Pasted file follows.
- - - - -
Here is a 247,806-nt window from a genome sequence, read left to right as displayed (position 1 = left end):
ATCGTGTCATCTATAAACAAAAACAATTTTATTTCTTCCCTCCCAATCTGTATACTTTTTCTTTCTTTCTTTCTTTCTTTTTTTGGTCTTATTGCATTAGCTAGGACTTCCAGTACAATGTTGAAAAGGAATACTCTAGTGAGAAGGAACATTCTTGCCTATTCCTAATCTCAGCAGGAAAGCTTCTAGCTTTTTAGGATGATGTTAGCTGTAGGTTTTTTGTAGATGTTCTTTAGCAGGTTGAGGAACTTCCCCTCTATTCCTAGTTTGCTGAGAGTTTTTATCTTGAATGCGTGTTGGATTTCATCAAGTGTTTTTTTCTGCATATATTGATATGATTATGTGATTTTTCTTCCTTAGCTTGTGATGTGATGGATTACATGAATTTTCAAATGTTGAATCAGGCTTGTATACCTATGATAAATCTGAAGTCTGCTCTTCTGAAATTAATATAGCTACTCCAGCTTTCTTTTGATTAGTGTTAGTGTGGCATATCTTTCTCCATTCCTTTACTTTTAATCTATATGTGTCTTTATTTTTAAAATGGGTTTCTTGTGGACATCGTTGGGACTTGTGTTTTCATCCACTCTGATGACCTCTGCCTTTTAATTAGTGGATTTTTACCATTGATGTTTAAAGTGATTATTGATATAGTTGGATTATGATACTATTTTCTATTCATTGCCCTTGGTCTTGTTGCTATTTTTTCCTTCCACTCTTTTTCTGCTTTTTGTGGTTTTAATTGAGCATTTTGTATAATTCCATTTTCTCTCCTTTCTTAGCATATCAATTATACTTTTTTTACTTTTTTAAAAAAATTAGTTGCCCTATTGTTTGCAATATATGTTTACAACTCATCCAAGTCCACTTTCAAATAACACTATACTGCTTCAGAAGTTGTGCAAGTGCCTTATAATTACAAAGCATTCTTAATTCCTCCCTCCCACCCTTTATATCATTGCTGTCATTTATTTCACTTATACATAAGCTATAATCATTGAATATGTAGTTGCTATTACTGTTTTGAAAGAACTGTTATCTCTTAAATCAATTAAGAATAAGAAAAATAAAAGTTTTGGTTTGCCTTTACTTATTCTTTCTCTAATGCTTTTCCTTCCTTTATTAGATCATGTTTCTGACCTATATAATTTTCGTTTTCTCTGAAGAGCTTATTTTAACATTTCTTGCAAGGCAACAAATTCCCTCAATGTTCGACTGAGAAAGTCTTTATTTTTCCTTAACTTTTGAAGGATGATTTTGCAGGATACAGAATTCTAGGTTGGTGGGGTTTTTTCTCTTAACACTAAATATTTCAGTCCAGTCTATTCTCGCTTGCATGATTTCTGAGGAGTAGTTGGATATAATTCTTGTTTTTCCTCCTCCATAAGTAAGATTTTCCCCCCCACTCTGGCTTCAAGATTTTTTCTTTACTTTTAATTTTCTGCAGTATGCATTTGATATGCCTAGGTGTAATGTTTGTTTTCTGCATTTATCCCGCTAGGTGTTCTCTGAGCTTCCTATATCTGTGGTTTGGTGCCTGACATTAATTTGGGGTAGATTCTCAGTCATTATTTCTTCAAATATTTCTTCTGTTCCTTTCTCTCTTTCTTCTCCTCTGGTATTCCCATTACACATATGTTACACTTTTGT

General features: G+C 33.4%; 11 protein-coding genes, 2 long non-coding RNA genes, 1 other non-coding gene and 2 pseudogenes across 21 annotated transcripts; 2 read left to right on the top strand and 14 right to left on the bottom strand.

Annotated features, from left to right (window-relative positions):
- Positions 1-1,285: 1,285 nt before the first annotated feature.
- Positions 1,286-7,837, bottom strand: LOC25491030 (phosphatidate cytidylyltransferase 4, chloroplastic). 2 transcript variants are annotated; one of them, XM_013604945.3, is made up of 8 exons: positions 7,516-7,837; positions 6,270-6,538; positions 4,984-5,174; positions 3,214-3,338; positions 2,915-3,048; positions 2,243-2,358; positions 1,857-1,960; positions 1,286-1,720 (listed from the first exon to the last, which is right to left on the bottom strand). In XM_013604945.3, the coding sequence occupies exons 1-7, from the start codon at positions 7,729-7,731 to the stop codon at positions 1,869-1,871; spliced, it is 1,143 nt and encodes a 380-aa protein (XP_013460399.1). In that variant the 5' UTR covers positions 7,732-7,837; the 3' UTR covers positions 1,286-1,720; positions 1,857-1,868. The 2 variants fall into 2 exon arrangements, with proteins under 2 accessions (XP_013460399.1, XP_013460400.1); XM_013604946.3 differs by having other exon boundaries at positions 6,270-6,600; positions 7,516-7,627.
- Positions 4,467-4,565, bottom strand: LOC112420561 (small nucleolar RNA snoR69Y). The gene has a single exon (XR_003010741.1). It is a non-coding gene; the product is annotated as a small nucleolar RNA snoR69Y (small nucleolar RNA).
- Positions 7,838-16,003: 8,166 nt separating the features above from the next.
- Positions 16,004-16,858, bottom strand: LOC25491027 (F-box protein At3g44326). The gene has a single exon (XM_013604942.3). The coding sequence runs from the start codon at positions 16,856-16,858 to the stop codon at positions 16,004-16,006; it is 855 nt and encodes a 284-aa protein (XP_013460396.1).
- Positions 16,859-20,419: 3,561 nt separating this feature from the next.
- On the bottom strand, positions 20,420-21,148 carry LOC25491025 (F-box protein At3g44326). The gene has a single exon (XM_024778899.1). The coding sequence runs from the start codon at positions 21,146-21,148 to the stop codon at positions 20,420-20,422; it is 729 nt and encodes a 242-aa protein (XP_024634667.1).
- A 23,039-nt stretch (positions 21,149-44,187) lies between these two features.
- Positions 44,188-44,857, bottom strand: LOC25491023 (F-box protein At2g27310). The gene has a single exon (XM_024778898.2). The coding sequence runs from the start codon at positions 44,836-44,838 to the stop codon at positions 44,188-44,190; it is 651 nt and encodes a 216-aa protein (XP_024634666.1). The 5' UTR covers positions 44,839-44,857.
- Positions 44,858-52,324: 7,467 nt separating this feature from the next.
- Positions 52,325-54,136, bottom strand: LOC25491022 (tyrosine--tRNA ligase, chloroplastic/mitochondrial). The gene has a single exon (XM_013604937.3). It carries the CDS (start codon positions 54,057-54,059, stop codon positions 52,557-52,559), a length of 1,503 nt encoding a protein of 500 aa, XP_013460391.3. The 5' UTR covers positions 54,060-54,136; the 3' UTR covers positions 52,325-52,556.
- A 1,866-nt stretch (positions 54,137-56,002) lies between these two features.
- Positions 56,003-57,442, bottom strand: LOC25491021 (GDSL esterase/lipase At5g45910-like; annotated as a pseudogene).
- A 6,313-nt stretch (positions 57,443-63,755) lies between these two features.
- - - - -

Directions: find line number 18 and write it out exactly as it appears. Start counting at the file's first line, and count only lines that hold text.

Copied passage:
- A 6,313-nt stretch (positions 57,443-63,755) lies between these two features.